A Supreme Court ruling outweighs an unpublished opinion from an administrative law judge (ALJ).
Yes, that seems obvious, but we raise the point only because the Fourth Circuit Court of Appeals issued an opinion this week in which it reversed a U.S. Department of Labor Benefits Review Board (BRB) decision that relied on an ALJ decision instead of binding Supreme Court precedent.
Robert Green appeared before an ALJ in 2008 to request disability benefits for hearing loss incurred through loud noise exposure at Ceres Marine Terminals (Ceres). Green was a dockworker, and stated that when the port crane unloaded containers from a cargo ship, it frequently slammed the containers onto the waiting truck chassis below, sometimes as often as 300-400 times in an eight-hour shift. Green claimed that he never wore hearing protection on the dock, but he would put cotton in his ears if the noise was particularly loud.
Green went to Joseph Gillespie, an audiologist, for a hearing check in 2007. Gillespie determined that Green suffered from a 45 db hearing loss in his left ear at 4,000 Hz frequency, and 3.75 percent binaural hearing loss. Gillespie recommended that Green use Widex Inteo in-the-ear hearing aids, at a cost of $6,500 per pair.
Later in 2007, Stuart Cohen, an audiologist retained by Ceres, examined Green and found a 0 percent binaural hearing impairment, but "mild to moderate, bilateral, sensorineural hearing loss" and recommended that Green use the Phonak UNA MAZ behind-the-ear hearing aid. The Phonak hearing aids cost $2,500 per pair.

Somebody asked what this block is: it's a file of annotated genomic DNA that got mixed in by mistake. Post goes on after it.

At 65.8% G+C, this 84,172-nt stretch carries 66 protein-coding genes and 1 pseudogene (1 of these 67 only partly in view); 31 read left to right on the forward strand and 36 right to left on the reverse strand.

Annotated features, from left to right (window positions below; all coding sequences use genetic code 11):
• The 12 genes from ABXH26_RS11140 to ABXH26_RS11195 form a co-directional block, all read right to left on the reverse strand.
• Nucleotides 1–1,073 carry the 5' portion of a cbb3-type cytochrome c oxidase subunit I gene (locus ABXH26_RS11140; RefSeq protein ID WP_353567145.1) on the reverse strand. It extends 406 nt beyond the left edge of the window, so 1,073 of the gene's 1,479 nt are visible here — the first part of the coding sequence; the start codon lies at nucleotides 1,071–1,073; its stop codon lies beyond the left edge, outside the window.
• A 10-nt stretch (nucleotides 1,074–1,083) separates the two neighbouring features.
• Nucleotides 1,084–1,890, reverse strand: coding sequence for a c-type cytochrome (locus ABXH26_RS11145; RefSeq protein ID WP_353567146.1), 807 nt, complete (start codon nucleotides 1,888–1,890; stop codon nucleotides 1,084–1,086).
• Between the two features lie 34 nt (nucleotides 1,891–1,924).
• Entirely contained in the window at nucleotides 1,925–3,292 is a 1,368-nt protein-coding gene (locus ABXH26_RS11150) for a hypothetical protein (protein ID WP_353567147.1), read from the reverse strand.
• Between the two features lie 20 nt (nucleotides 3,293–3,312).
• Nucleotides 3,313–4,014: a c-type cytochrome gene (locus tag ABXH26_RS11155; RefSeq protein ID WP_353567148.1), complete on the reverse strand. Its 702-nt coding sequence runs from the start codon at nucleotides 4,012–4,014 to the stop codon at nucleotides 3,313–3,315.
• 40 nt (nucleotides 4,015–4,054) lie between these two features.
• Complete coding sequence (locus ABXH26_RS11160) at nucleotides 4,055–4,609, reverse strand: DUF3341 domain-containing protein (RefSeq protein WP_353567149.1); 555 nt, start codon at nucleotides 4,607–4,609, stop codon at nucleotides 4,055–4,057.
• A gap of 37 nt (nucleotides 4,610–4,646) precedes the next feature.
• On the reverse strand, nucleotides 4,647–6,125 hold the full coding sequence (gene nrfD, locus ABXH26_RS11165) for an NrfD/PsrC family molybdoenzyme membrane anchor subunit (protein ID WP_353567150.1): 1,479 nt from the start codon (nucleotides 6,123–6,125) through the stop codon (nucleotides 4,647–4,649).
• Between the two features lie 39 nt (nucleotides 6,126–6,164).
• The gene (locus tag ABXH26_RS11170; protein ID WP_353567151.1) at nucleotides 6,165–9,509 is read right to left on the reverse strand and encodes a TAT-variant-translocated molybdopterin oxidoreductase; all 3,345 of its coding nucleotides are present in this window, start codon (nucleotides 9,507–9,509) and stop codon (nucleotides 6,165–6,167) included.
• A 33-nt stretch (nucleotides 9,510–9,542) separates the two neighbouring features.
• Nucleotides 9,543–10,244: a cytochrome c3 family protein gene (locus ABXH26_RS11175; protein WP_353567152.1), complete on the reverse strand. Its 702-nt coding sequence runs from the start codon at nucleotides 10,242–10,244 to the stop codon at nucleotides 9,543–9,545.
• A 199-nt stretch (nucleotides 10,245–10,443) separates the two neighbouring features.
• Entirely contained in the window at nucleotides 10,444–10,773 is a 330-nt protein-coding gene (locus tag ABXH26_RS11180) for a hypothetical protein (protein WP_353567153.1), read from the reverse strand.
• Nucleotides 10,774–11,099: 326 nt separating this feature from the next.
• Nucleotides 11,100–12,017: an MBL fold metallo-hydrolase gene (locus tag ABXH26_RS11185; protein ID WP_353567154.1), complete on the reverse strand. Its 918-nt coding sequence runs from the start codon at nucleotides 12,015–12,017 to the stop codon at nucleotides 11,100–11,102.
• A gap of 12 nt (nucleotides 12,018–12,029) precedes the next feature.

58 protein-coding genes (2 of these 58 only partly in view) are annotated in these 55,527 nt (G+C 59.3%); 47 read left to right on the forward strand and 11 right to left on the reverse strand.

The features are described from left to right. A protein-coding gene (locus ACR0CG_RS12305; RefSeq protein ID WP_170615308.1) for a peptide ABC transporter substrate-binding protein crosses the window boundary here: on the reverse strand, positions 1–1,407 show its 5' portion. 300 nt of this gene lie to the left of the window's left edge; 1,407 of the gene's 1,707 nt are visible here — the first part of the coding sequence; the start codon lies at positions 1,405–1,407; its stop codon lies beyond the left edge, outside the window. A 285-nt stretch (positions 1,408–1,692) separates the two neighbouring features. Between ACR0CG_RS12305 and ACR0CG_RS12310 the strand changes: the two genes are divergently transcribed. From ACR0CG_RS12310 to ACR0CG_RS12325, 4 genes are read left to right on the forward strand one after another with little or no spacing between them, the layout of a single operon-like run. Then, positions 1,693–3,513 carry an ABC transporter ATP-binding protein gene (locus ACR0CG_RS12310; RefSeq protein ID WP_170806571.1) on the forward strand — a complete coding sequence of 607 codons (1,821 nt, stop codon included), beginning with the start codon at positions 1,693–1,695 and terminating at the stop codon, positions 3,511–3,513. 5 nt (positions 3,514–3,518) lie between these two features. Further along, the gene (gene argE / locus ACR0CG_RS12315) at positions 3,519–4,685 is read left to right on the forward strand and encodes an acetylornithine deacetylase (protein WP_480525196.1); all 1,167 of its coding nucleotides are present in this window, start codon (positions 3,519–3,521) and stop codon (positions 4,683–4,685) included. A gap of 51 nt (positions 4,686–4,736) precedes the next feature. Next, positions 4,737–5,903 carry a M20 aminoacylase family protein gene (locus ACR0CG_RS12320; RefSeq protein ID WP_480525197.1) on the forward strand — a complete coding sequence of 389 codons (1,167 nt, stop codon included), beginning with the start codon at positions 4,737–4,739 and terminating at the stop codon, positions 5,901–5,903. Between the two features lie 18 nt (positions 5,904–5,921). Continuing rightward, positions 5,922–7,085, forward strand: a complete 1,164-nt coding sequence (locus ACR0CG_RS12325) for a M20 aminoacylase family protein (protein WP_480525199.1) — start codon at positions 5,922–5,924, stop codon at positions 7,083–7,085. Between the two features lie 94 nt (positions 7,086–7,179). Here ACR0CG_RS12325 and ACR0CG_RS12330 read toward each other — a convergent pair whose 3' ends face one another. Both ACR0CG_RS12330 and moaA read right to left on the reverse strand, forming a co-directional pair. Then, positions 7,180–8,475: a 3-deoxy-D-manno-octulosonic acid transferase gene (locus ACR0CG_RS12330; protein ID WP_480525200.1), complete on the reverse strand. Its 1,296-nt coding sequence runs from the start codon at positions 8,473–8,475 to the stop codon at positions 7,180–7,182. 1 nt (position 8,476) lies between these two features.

Green filed a disability claim with Ceres, pursuant to the Longshore and Harbor Workers' Compensation Act (LHWCA), for the Gillespie-recommended hearing aids. Ceres denied the claim.
The ALJ found that both hearing tests were both credible and entitled to "equal probative value" despite Supreme Court precedent in Director, OWCP v. Greenwich Collieries that Green had the burden of proof.
The ALJ averaged the results of the two audiograms and determined that Green was entitled to disability benefits for a 1.875 percent binaural hearing loss. The ALJ ordered Ceres to pay for all of Green's reasonable and necessary medical expenses arising from his hearing loss disability, and attorney's fees in the amount of $10,390.10. The BRB affirmed.
Ceres appealed on the grounds that the ALJ contravened Supreme Court precedent by failing to adhere to the burden of proof as established in Director, OWCP v. Greenwich Collieries.
The Fourth Circuit Court of Appeals sided with Ceres, finding that BRB committed a clear error of law when it affirmed the ALJ's decision and order, relying on its own precedent rather than the controlling law set forth by the Supreme Court.
The court noted that Green failed to meet his burden of proof, and his claim for binaural hearing loss benefits should have been denied.
Worker's comp attorneys: If your ALJ is drifting towards an ego-driven benefits award in conflict with Greenwich Collieries, drop a gentle hint that Supreme Court precedent is binding, even on ALJs.